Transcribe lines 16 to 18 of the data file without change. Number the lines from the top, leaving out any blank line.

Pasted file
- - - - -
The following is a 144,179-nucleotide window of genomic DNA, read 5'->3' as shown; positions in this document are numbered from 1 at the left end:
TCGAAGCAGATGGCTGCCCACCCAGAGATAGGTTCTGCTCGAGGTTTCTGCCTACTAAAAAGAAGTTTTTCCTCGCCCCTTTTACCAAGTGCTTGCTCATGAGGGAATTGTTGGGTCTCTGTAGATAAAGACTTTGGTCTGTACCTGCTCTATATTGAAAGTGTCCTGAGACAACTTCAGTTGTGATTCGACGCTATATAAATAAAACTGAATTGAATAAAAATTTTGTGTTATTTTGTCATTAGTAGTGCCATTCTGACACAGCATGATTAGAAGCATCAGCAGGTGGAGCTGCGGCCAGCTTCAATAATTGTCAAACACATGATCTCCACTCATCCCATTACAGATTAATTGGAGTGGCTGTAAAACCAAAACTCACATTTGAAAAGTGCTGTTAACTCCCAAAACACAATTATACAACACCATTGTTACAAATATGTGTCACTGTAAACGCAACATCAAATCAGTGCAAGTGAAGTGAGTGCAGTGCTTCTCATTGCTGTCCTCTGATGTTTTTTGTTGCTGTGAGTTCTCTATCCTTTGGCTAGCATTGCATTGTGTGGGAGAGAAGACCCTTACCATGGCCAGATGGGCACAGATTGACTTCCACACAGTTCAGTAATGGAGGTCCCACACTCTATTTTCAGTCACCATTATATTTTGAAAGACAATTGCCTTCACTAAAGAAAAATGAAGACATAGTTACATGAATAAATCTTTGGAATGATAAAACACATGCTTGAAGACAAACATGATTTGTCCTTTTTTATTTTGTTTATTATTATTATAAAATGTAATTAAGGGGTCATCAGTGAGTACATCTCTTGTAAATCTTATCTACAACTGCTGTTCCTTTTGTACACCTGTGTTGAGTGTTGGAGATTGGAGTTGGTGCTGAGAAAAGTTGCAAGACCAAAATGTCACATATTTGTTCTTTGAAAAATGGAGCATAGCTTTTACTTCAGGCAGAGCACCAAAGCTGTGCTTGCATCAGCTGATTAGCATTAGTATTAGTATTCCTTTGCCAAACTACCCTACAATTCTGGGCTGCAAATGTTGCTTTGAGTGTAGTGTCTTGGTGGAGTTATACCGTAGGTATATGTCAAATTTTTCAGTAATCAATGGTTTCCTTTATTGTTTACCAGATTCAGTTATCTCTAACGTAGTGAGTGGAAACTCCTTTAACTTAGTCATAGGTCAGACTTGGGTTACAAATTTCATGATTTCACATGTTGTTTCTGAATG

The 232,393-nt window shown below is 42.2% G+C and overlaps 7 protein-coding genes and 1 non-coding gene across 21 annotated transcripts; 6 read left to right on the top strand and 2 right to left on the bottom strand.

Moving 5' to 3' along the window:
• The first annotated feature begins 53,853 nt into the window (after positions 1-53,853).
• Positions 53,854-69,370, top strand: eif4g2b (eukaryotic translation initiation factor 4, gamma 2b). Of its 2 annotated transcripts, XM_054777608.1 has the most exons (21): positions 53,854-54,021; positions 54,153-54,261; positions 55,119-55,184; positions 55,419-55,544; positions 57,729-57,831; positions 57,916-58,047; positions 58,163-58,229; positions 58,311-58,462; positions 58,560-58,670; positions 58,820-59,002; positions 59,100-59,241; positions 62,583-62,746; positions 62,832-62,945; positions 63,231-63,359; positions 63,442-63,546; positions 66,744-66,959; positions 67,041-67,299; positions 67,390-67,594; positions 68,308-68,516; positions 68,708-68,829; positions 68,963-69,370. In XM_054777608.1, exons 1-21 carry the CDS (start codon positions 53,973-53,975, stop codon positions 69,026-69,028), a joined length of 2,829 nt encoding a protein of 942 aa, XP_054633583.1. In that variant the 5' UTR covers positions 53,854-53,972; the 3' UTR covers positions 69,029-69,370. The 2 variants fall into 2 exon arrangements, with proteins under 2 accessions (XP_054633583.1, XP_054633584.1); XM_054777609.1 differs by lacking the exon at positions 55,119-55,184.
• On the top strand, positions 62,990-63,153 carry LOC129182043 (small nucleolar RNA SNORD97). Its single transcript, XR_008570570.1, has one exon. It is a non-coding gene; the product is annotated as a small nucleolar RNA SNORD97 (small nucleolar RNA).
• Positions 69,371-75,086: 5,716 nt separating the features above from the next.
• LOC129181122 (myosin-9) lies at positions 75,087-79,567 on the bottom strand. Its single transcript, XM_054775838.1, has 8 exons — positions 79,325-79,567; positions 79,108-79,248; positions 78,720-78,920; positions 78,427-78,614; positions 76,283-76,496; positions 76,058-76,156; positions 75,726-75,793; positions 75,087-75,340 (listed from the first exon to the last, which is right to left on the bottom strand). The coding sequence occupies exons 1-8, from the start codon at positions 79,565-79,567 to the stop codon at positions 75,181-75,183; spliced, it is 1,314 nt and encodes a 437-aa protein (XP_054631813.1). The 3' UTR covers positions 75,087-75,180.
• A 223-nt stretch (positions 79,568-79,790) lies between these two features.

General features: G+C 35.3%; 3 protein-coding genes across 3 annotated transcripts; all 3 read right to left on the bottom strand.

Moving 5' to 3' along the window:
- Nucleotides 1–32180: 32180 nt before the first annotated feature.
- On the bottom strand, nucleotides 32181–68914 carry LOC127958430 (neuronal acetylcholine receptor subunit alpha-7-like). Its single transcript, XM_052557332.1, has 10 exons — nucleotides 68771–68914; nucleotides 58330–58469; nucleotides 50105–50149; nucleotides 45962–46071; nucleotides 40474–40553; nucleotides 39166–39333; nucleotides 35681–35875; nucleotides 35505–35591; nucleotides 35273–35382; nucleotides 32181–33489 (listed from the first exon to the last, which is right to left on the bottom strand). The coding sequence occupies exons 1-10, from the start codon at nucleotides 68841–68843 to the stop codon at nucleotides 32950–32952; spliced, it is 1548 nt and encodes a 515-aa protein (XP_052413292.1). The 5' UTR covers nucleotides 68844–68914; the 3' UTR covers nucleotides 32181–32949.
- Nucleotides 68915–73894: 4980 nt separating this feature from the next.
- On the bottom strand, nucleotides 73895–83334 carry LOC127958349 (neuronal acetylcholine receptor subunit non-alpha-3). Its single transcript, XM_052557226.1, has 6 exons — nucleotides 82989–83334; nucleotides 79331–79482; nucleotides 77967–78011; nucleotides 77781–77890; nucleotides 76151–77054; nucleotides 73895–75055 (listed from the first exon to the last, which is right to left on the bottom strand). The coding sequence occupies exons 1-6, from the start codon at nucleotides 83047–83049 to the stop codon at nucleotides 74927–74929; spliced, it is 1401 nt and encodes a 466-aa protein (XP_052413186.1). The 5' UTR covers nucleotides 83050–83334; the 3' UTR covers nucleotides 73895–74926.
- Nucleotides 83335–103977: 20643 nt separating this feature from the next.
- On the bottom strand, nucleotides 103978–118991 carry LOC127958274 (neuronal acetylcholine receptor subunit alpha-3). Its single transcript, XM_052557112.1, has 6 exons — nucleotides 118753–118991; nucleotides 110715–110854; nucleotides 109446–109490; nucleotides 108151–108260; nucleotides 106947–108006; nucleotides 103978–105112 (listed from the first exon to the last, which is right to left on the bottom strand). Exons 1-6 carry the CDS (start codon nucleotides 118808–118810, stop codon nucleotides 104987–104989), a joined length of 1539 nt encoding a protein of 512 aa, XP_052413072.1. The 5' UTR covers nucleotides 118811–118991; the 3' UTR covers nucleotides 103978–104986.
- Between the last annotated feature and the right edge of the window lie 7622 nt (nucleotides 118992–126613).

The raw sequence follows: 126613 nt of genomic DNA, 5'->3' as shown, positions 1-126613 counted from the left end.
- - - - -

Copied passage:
- On the bottom strand, nucleotides 73895–83334 carry LOC127958349 (neuronal acetylcholine receptor subunit non-alpha-3). Its single transcript, XM_052557226.1, has 6 exons — nucleotides 82989–83334; nucleotides 79331–79482; nucleotides 77967–78011; nucleotides 77781–77890; nucleotides 76151–77054; nucleotides 73895–75055 (listed from the first exon to the last, which is right to left on the bottom strand). The coding sequence occupies exons 1-6, from the start codon at nucleotides 83047–83049 to the stop codon at nucleotides 74927–74929; spliced, it is 1401 nt and encodes a 466-aa protein (XP_052413186.1). The 5' UTR covers nucleotides 83050–83334; the 3' UTR covers nucleotides 73895–74926.
- Nucleotides 83335–103977: 20643 nt separating this feature from the next.
- On the bottom strand, nucleotides 103978–118991 carry LOC127958274 (neuronal acetylcholine receptor subunit alpha-3). Its single transcript, XM_052557112.1, has 6 exons — nucleotides 118753–118991; nucleotides 110715–110854; nucleotides 109446–109490; nucleotides 108151–108260; nucleotides 106947–108006; nucleotides 103978–105112 (listed from the first exon to the last, which is right to left on the bottom strand). Exons 1-6 carry the CDS (start codon nucleotides 118808–118810, stop codon nucleotides 104987–104989), a joined length of 1539 nt encoding a protein of 512 aa, XP_052413072.1. The 5' UTR covers nucleotides 118811–118991; the 3' UTR covers nucleotides 103978–104986.